Introduction to the special issue: negotiating boundaries: effective leadership of interdisciplinary environmental and sustainability programs
- 329 Downloads
This special issue explores challenges and opportunities confronting higher education related to leadership at a variety of levels and the creation of linkages between students, faculty, administration, and community stakeholders necessary to address the many “wicked problems” facing society. One common thread among all the papers is that higher education is being challenged to collectively reexamine and change the paradigms under which they operate. Each of the articles express explicitly or implicitly that change happens through relationships and negotiating boundaries. The papers in this issue explore the challenges of leadership and program development at different scales from student and faculty learning to institutional initiatives that span across an entire campus. The leadership, relationship development, and boundary crossing experiences presented in the papers in this issue address four primary themes—Interdisciplinary Team Building Strategies, Curriculum and Community Connections, Institution-Level Leadership and Perspectives, and Interdisciplinary Leadership and Scholarship Support. Each of the individual papers address a pressing need in interdisciplinary and transdisciplinary work for development of effective, situation-relevant methods for negotiating disciplinary and professional boundaries.
KeywordsLeadership Interdisciplinary Environmental programs Sustainability programs Curriculum Professional development Institutional structure Wicked problems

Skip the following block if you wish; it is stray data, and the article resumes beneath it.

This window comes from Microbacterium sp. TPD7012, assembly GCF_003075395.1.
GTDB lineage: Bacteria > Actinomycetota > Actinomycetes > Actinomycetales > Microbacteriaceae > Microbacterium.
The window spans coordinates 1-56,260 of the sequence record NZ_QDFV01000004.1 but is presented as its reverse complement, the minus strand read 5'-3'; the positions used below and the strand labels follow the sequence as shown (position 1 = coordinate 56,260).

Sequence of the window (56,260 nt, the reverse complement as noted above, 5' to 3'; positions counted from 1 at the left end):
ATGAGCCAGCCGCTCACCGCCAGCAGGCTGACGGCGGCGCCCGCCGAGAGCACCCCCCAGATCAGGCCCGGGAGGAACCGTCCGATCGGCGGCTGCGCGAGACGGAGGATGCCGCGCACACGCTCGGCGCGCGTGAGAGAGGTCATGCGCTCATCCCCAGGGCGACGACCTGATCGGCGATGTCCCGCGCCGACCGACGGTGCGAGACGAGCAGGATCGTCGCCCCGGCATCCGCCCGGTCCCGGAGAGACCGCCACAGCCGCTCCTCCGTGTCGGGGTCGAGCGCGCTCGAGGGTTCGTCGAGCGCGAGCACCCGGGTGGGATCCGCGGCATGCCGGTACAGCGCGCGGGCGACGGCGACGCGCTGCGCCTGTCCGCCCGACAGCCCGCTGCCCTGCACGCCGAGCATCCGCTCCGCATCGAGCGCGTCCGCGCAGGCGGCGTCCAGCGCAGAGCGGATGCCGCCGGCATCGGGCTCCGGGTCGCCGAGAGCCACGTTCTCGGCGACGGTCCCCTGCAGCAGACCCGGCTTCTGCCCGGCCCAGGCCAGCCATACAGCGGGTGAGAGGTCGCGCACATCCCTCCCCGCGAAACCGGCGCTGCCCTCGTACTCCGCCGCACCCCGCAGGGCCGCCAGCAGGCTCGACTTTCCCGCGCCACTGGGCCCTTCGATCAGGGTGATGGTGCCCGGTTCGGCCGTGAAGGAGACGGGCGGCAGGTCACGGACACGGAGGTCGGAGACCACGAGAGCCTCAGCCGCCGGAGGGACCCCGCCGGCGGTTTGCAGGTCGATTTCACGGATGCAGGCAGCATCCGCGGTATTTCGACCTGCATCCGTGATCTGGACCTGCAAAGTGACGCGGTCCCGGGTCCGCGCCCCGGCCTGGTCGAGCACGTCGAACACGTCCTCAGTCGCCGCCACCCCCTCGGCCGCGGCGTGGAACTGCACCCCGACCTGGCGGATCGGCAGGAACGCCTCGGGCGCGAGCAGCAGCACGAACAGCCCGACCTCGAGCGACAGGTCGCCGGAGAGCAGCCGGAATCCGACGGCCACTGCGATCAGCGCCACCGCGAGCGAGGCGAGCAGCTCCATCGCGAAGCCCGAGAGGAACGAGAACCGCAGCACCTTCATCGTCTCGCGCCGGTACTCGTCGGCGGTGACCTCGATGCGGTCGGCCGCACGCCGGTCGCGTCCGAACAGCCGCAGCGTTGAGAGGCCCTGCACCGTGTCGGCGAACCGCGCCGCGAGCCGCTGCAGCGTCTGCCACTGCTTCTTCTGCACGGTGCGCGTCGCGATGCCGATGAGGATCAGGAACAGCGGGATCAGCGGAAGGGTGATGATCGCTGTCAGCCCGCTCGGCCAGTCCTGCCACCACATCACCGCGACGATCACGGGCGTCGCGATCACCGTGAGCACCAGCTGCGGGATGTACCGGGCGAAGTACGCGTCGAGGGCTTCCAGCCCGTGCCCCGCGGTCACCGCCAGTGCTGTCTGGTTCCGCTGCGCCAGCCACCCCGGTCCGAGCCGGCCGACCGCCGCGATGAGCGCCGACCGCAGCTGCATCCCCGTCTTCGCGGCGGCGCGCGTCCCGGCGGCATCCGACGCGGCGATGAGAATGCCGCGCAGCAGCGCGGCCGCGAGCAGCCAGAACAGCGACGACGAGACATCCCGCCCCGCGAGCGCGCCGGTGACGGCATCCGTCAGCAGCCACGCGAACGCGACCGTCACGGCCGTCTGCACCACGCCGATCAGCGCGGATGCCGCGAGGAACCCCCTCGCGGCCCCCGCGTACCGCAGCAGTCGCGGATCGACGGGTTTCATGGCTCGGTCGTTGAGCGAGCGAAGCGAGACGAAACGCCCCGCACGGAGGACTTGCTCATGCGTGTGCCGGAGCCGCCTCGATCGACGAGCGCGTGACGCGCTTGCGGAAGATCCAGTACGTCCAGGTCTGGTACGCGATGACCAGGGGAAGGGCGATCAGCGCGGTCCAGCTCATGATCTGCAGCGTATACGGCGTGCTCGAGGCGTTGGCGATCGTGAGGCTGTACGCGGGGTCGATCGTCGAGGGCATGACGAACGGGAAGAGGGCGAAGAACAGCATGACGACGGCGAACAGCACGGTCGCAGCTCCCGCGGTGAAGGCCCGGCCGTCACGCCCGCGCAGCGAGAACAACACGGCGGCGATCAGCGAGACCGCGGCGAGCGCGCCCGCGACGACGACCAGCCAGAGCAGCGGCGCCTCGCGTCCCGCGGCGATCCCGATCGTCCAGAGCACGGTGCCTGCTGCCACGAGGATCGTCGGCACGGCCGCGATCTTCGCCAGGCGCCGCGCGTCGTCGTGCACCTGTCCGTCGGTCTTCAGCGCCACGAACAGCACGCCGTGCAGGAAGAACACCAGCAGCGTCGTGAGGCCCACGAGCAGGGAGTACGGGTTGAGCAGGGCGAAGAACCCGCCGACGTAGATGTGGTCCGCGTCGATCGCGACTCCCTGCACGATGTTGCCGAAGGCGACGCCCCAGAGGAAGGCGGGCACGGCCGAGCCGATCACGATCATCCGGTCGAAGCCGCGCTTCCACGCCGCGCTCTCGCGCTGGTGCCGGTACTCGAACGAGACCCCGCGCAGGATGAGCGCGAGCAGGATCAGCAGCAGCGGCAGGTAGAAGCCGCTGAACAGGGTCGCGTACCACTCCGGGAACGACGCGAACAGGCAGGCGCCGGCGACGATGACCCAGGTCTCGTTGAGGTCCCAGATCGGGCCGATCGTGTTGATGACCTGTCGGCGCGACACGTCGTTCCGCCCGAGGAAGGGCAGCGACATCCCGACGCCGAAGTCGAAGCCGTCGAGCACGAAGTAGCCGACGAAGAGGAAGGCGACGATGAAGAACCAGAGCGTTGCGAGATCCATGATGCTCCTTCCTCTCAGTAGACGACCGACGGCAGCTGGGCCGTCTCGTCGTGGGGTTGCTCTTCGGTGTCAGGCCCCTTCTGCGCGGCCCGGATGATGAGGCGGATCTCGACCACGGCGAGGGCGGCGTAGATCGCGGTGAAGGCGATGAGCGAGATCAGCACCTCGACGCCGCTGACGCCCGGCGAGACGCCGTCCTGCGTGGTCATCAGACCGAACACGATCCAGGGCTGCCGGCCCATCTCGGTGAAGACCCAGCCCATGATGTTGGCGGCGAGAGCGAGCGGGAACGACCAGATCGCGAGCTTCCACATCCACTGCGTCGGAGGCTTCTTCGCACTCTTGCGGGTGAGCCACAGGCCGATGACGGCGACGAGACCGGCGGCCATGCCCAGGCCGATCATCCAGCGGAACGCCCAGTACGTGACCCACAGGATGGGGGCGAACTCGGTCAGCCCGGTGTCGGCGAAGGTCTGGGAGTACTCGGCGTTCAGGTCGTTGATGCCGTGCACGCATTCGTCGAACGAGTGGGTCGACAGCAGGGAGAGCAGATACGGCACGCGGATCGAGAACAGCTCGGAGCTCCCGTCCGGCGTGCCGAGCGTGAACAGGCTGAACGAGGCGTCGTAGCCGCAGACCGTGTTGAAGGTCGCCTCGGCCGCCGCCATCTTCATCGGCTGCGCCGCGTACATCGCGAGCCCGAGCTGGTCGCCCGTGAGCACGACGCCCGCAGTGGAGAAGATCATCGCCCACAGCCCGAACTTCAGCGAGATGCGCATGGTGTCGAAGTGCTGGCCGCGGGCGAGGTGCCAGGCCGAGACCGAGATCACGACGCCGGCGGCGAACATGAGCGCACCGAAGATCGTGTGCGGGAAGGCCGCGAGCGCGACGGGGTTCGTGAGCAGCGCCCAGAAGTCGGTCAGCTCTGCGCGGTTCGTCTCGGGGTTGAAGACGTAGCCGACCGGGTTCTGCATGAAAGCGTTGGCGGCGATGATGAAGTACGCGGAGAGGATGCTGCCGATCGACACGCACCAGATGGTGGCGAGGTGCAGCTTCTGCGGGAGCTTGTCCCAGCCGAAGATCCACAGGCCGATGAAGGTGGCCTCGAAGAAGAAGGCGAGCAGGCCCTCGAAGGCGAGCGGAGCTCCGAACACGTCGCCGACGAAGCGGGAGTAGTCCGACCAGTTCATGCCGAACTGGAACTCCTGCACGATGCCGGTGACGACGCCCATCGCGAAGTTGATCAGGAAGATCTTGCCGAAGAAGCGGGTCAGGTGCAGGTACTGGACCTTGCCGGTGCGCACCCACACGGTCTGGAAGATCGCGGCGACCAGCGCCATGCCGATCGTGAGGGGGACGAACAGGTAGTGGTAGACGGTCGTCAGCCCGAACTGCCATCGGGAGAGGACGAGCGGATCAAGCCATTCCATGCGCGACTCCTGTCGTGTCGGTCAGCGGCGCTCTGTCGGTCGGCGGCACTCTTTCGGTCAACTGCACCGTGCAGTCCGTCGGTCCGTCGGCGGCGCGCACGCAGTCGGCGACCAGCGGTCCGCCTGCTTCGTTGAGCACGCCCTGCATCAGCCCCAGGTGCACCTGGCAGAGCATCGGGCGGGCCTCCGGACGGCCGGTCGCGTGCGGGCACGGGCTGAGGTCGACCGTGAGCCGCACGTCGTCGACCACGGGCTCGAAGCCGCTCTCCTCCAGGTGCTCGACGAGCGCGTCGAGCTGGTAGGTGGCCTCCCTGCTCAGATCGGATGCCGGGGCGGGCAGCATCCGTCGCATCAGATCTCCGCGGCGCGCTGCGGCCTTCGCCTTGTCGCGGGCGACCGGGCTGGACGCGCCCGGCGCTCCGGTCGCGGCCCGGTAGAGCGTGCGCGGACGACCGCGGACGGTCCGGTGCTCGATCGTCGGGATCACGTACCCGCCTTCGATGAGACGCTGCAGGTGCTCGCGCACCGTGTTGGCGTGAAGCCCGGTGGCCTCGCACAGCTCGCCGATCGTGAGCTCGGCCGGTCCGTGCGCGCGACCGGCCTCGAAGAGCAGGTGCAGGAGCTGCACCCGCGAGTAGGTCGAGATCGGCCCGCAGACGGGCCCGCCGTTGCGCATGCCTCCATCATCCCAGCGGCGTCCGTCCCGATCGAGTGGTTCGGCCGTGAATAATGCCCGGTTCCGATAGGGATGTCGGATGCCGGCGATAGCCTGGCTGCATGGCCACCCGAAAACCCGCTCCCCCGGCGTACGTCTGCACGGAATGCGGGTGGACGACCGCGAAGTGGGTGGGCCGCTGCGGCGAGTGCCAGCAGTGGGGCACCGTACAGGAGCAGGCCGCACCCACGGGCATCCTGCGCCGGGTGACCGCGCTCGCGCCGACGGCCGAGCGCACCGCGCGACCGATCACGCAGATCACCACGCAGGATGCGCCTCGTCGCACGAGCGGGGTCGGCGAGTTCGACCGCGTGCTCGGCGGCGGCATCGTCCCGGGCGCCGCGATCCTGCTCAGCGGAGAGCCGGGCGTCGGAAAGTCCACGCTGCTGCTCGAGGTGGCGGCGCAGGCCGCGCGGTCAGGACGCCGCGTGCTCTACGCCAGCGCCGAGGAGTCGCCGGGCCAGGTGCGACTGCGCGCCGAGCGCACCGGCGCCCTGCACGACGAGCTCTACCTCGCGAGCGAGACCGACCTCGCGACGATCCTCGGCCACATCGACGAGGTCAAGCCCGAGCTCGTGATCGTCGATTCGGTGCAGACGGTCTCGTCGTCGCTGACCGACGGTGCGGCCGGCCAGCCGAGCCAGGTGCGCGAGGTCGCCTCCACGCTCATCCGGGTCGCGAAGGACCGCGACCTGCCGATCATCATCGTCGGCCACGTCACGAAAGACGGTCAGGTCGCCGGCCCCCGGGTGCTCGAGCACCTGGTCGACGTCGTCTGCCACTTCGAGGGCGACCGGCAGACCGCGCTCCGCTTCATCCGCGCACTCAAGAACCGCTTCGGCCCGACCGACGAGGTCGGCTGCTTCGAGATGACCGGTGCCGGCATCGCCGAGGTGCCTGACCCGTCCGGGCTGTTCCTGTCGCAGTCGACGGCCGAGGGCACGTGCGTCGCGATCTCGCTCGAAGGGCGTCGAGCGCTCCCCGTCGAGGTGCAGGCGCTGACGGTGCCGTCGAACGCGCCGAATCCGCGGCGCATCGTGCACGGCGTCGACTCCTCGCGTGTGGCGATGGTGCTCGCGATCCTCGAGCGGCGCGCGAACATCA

This development of this special issue was supported by the Council of Environmental Deans and Directors and the Center for Environmental Education Research, National Council for Science and the Environment, and by the National Socio-environmental Synthesis Center (SESYNC) under funding received from the National Science Foundation DBI-1052875.
- Committee on the Science of Team Science (2015) Enhancing the effectiveness of Team Science. The National Academies Press, Washington, D.C., p 289. doi: 10.17226/19007
- Halvorsen KE, Knowlton JL, Mayer AS, Phifer CC, Martins T, Pischke EC, Propato TS, Cavigliasso P, Garcia C, Chiappe M, Eastmond A, Licata J, Kuhlberg M, Medeiros R, Picasso V, Mendez G, Primo P, Frado A, Veron S, Dunn JL (2015) A case study of strategies for fostering international, interdisciplinary research. J Environ Stud Sci. doi: 10.1007/s13412-015-0336-7 Google Scholar
- Hawthorne D, Wei C (2016) Learning to integrate across natural and social sciences. J Environ Stud Sci. doi: 10.1007/s13412-015-0358-1
- Motloch JL (2015) Gabriele Bammer (ed): disciplining interdisciplinarity: integration and implementation sciences for researching complex real-world problems (and the deeper science challenge to co-evolve with complexity). J Environ Stud Sci doi 10.1007/s13412-015-0303-3
- Pennington D (2015) A conceptual model for knowledge integration in interdisciplinary teams: orchestrating individual learning and group processes. J Environ Stud Sci (in production)Google Scholar
- Rittel H, Webber M (1973) Dilemmas in a general theory of planning pp. 155–169, policy sciences, Vol. 4, Elsevier Scientific Publishing Company, Inc., Amsterdam 1973Google Scholar
- Vincent S, Dutton K (2015) Three perspectives on US interdisciplinary environmental and sustainability programs: a review of the findings of the 2003–2014 studies of the center for environmental education research, national council for science and the environment. J Environ Stud Sci. doi: 10.1007/s13412-015-0281-5 Google Scholar